The goal of this article is to investigate the printability of ethyl cellulose, a biomass derived polymer, using a custom-modified direct ink writing (DIW) printer. Ethyl cellulose is widely used as a thin-film coating in controlled-release vitamins and medical pills as well as a thickener in the food, cosmetics, and other industries, making it an attractive candidate biopolymer for 3D printing. In this work, ethyl cellulose was dissolved in an alpha-terpineol solvent at different solid contents to prepare inks with different viscosities. A custom DIW printer, retrofitted with an in situ infrared curing system, was designed, calibrated, and analyzed for printing ethyl cellulose. The results demonstrate that the printer can maintain a steady flow for a range of ethyl cellulose inks having different viscosities. In summary, DIW can be successfully deployed toward fabricating biopolymer parts.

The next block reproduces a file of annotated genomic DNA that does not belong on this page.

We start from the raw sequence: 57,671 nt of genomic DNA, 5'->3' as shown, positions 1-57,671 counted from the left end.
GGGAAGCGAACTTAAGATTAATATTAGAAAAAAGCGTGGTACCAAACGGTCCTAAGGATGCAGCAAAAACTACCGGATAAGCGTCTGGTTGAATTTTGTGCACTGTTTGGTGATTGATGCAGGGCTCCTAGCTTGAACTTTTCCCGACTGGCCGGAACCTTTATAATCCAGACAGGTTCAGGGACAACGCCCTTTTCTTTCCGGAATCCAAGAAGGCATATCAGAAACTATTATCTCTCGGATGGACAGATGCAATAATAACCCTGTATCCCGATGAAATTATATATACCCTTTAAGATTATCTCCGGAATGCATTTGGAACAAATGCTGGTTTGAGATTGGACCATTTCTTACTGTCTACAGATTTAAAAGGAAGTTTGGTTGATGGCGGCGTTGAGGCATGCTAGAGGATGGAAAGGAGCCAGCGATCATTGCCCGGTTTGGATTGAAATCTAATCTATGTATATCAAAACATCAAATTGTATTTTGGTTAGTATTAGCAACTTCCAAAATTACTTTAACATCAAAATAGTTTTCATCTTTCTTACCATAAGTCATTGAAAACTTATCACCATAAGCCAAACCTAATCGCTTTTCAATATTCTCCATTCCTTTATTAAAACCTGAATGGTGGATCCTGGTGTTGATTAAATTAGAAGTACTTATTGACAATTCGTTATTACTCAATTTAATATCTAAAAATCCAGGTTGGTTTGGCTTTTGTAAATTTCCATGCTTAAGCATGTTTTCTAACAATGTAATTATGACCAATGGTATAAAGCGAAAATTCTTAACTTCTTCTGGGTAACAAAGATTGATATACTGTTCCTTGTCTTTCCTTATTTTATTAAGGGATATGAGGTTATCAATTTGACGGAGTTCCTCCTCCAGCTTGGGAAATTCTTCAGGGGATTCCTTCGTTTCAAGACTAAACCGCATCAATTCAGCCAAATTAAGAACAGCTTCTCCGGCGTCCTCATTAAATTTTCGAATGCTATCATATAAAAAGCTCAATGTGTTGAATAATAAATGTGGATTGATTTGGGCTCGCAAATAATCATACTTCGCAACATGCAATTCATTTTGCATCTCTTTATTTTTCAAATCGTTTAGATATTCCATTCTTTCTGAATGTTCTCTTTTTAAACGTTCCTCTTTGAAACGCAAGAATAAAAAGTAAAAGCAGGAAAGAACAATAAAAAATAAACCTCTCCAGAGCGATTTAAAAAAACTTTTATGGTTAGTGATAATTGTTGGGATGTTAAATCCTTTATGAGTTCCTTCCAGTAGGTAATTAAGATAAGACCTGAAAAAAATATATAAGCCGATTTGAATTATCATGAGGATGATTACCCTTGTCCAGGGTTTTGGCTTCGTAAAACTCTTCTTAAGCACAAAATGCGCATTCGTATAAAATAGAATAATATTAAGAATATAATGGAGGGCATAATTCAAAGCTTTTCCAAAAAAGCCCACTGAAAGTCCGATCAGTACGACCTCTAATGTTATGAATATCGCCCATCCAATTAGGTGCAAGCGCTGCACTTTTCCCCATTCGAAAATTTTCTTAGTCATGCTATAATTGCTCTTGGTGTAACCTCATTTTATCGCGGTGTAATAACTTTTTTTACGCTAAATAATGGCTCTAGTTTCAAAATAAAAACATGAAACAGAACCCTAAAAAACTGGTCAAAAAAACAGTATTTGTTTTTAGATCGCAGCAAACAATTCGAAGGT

All Science Journal Classification (ASJC) codes
- General Materials Science
- General Engineering